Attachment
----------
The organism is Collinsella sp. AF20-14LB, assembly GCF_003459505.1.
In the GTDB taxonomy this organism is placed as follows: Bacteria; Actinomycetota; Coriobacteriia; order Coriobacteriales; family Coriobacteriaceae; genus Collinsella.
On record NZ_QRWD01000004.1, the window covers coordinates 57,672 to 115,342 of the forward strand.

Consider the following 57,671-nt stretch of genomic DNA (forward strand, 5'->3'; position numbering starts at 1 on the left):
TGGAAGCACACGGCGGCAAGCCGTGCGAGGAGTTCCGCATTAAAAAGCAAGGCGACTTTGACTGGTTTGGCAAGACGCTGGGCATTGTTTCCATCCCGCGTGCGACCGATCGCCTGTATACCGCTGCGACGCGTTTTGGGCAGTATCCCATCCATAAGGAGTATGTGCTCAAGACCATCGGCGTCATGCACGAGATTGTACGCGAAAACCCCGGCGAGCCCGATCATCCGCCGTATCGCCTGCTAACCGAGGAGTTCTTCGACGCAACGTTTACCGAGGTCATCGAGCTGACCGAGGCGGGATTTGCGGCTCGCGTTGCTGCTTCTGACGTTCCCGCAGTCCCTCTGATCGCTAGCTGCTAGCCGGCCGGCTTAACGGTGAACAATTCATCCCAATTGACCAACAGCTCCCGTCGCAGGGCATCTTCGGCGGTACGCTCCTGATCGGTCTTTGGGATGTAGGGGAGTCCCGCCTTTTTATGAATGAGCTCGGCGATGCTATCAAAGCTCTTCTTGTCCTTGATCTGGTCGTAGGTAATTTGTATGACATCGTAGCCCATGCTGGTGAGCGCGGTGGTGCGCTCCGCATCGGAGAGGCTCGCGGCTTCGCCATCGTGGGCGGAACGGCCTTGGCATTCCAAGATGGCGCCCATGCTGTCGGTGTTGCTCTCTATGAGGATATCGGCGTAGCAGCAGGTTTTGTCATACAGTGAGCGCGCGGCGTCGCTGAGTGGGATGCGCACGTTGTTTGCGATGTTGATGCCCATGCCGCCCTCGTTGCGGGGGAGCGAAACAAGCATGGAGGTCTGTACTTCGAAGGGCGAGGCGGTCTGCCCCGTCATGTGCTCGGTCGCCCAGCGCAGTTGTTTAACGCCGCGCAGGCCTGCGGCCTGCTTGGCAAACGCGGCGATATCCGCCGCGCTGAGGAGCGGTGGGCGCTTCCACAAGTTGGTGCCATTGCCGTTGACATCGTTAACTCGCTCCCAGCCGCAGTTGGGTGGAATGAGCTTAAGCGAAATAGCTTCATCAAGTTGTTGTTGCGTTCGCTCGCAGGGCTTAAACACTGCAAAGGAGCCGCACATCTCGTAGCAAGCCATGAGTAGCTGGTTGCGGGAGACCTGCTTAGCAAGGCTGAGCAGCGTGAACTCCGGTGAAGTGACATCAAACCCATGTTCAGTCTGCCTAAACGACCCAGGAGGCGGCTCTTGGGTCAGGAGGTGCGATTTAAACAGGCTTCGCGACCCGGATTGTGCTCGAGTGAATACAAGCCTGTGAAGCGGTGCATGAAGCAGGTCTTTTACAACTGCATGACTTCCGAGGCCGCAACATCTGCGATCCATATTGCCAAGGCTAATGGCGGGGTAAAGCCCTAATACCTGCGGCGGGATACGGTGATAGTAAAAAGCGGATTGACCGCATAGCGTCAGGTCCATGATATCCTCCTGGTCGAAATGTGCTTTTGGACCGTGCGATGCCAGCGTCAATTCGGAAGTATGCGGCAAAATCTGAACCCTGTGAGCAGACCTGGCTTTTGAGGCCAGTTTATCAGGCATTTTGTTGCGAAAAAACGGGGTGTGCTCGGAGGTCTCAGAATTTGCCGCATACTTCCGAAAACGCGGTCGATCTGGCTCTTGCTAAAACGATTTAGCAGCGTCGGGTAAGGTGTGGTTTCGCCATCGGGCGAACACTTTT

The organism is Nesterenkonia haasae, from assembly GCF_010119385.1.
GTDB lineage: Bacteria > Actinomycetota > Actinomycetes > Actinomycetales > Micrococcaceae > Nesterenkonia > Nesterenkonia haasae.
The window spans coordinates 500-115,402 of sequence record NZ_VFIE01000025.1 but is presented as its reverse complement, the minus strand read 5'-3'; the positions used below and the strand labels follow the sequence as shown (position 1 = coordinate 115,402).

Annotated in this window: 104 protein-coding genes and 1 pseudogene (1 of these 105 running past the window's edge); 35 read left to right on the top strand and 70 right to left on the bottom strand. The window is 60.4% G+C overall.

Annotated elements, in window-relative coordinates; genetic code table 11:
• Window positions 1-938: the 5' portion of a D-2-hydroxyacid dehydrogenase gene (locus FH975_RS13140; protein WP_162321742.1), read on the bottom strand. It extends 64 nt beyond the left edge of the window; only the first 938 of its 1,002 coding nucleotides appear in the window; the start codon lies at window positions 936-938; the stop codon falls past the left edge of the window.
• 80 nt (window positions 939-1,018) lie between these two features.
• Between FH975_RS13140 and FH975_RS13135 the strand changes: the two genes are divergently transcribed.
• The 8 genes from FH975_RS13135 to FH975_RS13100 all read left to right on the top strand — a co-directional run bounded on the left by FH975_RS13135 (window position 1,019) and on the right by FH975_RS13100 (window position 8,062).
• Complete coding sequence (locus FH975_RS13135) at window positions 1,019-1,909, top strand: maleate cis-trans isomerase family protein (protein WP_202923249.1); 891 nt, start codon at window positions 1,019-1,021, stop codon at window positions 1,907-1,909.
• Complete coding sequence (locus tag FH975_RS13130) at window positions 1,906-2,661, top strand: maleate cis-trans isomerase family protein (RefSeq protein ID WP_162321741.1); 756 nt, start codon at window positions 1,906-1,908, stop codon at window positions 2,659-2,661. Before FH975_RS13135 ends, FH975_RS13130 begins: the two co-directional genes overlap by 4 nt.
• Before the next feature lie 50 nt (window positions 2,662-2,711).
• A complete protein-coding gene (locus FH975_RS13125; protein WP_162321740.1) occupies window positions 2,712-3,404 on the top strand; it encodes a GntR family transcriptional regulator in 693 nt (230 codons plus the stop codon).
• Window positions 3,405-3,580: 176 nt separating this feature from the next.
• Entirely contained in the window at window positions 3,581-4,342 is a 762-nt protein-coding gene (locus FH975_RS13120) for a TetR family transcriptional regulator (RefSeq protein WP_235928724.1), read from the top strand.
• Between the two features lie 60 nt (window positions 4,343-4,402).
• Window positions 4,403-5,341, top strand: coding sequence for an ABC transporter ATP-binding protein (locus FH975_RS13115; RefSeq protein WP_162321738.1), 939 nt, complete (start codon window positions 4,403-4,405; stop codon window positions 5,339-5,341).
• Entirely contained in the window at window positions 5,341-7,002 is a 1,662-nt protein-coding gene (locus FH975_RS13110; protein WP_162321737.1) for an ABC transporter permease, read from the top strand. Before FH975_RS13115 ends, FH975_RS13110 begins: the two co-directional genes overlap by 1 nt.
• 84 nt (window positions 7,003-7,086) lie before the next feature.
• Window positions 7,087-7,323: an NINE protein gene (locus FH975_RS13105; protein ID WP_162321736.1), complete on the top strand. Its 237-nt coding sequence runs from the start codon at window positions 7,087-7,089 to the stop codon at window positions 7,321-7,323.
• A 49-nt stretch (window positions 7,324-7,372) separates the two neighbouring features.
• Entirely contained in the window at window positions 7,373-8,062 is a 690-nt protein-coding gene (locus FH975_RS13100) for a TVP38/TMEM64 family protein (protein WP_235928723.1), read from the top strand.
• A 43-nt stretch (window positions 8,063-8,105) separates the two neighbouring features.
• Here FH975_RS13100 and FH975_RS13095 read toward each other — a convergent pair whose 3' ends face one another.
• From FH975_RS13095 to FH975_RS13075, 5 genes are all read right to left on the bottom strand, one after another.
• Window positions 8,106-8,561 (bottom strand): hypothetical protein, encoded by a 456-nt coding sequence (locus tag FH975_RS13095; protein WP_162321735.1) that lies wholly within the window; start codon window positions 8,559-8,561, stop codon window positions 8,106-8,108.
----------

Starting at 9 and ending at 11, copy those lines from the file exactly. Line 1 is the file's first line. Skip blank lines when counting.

Annotated in this window: 104 protein-coding genes and 1 pseudogene (1 of these 105 running past the window's edge); 35 read left to right on the top strand and 70 right to left on the bottom strand. The window is 60.4% G+C overall.

Annotated elements, in window-relative coordinates; genetic code table 11:
• Window positions 1-938: the 5' portion of a D-2-hydroxyacid dehydrogenase gene (locus FH975_RS13140; protein WP_162321742.1), read on the bottom strand. It extends 64 nt beyond the left edge of the window; only the first 938 of its 1,002 coding nucleotides appear in the window; the start codon lies at window positions 936-938; the stop codon falls past the left edge of the window.